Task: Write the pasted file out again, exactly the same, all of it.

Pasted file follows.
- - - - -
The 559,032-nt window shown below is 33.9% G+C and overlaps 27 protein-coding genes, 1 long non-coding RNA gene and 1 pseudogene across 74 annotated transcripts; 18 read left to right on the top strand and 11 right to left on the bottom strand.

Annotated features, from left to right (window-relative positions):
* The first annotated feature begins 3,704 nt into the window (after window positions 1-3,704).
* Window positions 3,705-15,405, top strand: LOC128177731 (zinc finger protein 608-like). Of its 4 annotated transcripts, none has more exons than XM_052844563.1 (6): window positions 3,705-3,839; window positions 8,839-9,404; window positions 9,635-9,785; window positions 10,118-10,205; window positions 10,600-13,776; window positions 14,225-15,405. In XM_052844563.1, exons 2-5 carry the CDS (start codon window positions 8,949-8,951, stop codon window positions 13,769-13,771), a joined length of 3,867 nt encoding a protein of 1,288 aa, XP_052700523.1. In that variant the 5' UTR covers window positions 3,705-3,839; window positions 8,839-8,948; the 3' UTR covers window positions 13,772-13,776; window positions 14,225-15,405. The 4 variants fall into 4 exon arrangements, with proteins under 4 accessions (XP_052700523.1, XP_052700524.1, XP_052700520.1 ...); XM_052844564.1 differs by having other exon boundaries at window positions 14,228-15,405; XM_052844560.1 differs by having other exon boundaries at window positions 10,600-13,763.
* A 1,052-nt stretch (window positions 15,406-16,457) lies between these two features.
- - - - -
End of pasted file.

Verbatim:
The 559,032-nt window shown below is 33.9% G+C and overlaps 27 protein-coding genes, 1 long non-coding RNA gene and 1 pseudogene across 74 annotated transcripts; 18 read left to right on the top strand and 11 right to left on the bottom strand.

Annotated features, from left to right (window-relative positions):
* The first annotated feature begins 3,704 nt into the window (after window positions 1-3,704).
* Window positions 3,705-15,405, top strand: LOC128177731 (zinc finger protein 608-like). Of its 4 annotated transcripts, none has more exons than XM_052844563.1 (6): window positions 3,705-3,839; window positions 8,839-9,404; window positions 9,635-9,785; window positions 10,118-10,205; window positions 10,600-13,776; window positions 14,225-15,405. In XM_052844563.1, exons 2-5 carry the CDS (start codon window positions 8,949-8,951, stop codon window positions 13,769-13,771), a joined length of 3,867 nt encoding a protein of 1,288 aa, XP_052700523.1. In that variant the 5' UTR covers window positions 3,705-3,839; window positions 8,839-8,948; the 3' UTR covers window positions 13,772-13,776; window positions 14,225-15,405. The 4 variants fall into 4 exon arrangements, with proteins under 4 accessions (XP_052700523.1, XP_052700524.1, XP_052700520.1 ...); XM_052844564.1 differs by having other exon boundaries at window positions 14,228-15,405; XM_052844560.1 differs by having other exon boundaries at window positions 10,600-13,763.
* A 1,052-nt stretch (window positions 15,406-16,457) lies between these two features.